midman

Rebuiding a 1931 90 Series Engine

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Hugh,

You can see the inserts in post #6. The rods and caps only have a couple of thousands clearance against the crank as you can see in post #8. I really didn’t discuss how he machined them other than I told him to go ahead with the inserts.

Chuck

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Spinney,

I had one of the rod bearings off but neglected to get the number before I installed them. I'll try to get them from the machinist and I'll post it here if he comes through.

 

On ‎4‎/‎21‎/‎2018 at 5:27 PM, Hubert_25-25 said:

Did they put any shims under your main bearings?  What did you use for your rear main seal?   Thank you.   Hugh

Hugh,

No shims on the mains. I used 5/16 rope seal on the rear main.

Chuck

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On 4/21/2018 at 6:59 AM, midman said:

lock but I’m not sure that will do it. Any thoughts

can you take a difrent shot of this bolt ? more side view ? can you safety wire it ? --kyle   

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Well , I was just about finished buttoning up the engine when I found two pieces I missed. Rule number 1 make sure you have everything cataloged .

Anyway one piece was a threaded plug for the rear of the cam (add 4 hours or work re-tearing down the bottom end, bell housing flywheel, etc.)

The other part is this small plug which I can not find where it goes. The machinist removed it but he does not remember where it came from. It is just .48 in diameter so I am assuming it is in the oil galley lines but I cannot find an obvious location. 

I am not going to button this up without finding its home.

Any ideas out there.

7602A226-1E3C-4D89-874F-DFCA205671F3.jpeg

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The only things applying thrust to the cam are the oil pump gear and the crankshaft drive gear.  I believe both of these gears force the cam to the rears to maintain contact with the cam thrust plate.  There should little in the way of forces that will work on the retaining bolt.  

 

The factory was not concerned with the bolt coming loose or they would have pinned it or wire locked it.  

 

Bob Engle

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The brass plug that you is looking for a home,  could it be part of the oil temp regulator system.  there are springs that may have been retained by that plug.  Just guessing on my part as I only know the 50 series engines.

 

Bob Engle

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Seems I had the answer to the wayward plug on my computer all along. No one knew where the plug went so I was stumped. I had gone over that block 50 times looking for where the plug might go.  Then I remembered when I bought the car I also got a pile of blueprints, so I figured I better start searching. I had donated the plans to the Buick Heritage Alliance and they gave me scanned copies. I went through every engine print I had, blown way up and started searching, inch by inch,  and there it was.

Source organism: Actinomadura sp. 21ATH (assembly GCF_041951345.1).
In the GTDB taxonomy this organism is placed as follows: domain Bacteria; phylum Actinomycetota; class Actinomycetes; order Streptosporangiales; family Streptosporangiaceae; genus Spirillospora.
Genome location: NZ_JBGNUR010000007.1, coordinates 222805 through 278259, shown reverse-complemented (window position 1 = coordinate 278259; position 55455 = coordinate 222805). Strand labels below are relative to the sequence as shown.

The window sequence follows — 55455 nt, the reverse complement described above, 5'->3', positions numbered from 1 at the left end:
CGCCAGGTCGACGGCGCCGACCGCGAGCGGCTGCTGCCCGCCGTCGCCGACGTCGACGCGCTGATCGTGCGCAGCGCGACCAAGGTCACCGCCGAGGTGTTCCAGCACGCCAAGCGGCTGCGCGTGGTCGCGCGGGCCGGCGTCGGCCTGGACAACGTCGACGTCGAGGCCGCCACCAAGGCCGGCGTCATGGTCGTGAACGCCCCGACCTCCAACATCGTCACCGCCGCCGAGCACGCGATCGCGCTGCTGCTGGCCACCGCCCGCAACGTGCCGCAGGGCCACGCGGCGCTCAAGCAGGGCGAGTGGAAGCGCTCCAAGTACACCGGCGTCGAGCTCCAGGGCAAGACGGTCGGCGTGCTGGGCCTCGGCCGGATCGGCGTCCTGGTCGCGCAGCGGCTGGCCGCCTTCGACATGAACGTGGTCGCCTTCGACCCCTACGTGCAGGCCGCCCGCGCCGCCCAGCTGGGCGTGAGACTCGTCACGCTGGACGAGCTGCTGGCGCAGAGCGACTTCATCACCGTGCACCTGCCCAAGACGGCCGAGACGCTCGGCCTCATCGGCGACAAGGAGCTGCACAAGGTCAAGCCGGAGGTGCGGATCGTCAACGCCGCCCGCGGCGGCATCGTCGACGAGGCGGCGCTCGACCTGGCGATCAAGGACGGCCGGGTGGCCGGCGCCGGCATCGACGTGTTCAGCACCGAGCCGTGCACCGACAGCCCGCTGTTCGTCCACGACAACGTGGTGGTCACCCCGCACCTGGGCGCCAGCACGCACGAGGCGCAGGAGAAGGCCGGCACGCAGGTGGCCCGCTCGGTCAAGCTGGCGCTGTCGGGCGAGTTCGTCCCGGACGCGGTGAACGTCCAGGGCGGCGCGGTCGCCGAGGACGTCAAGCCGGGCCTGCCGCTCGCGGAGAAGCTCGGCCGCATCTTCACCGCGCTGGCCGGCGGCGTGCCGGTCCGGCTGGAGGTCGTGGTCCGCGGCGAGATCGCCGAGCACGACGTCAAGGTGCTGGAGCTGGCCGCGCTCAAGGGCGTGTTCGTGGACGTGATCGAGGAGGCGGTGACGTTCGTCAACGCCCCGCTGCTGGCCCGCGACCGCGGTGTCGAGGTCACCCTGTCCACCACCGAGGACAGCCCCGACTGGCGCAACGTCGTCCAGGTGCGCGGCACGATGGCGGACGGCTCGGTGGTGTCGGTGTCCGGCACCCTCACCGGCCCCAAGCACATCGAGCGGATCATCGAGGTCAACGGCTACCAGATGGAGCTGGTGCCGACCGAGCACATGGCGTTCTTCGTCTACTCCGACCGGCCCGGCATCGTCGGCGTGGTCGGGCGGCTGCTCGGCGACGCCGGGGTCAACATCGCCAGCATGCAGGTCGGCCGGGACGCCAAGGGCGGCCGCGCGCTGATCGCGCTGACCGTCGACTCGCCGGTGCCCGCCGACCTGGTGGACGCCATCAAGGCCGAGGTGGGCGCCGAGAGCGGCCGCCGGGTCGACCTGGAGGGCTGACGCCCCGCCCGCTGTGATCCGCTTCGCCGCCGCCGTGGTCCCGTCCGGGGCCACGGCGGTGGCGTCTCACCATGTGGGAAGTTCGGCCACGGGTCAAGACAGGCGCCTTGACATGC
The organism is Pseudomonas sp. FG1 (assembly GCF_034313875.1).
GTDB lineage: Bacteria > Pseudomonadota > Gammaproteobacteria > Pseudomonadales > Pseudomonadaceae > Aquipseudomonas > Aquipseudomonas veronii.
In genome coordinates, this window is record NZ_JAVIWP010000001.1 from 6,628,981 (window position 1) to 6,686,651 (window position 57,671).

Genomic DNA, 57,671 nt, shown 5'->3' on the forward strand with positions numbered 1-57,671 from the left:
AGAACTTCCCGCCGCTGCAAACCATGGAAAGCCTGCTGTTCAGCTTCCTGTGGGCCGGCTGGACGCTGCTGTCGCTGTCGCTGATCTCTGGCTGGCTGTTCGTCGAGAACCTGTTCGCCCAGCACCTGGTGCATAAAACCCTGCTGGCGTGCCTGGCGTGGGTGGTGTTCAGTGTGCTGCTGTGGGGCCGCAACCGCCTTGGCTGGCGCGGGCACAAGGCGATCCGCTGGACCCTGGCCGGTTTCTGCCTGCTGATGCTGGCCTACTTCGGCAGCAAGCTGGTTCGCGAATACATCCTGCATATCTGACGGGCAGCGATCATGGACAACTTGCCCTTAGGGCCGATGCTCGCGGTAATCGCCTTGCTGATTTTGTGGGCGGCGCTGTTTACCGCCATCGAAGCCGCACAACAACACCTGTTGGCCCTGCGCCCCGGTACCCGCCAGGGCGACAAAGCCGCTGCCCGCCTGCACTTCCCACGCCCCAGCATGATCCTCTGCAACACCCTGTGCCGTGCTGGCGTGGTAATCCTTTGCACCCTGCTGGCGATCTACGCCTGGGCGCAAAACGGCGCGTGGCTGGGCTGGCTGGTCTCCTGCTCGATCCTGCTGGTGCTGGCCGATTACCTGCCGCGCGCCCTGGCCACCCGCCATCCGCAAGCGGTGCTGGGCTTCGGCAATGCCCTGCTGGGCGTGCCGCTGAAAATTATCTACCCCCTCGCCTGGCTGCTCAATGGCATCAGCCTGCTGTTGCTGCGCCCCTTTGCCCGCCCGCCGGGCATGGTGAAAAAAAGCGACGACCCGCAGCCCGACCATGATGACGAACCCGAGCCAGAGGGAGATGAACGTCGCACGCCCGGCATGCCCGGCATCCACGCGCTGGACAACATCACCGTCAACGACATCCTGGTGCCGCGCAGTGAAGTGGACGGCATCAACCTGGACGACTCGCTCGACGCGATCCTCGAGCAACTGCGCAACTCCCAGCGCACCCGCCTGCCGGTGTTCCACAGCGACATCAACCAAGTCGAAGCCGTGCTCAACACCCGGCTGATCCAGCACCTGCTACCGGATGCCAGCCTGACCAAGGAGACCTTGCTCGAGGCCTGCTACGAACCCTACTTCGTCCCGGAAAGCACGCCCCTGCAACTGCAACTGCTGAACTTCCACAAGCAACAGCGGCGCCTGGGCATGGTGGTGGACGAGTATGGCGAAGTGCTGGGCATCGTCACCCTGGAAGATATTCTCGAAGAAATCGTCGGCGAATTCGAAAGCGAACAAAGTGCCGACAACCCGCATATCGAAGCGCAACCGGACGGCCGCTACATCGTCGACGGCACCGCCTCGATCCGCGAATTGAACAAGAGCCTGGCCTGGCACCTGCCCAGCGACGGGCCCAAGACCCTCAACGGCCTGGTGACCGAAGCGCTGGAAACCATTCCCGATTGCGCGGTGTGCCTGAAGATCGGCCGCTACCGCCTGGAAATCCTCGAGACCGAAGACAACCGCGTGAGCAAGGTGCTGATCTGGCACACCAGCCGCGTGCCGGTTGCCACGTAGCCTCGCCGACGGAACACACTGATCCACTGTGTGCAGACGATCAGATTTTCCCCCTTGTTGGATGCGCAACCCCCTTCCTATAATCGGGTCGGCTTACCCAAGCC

It was on the rear main bearing, I had been scouring the block. So after installing it I started reassembling again and  I'm almost back to where I was 2 weeks ago. So glad I didn't have to tear it down any further.

 

Plug.JPG

Missing Plug.jpg

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OK, Got a bunch of work done.

Reinstalled the bellhousing, flywheel, oil manifold, front cover and oil pan.

Installed the pilot bearing and clutch and the cylinder head. New head bolts, not high crown bolts like the old ones but this engine has been apart a couple of times at least so I was not comfortable reusing them.

Rebuilt the rocker assembly and started installing the pushrods.

Unfortunately I found a pushrod with some damage I missed on disassembly. I am not comfortable installing it so I am trying to track one down. hopefully one of my sources will have one. The pushrod spring cap was a little mangled so my guess is it was cocked on installation sometime in the past allowing it to rub against the rod.

Oh well, the install is stalled again during the hunt.

Cylinder Head 1.jpg

Cylinder Head 2.jpg

Pushrod.jpg

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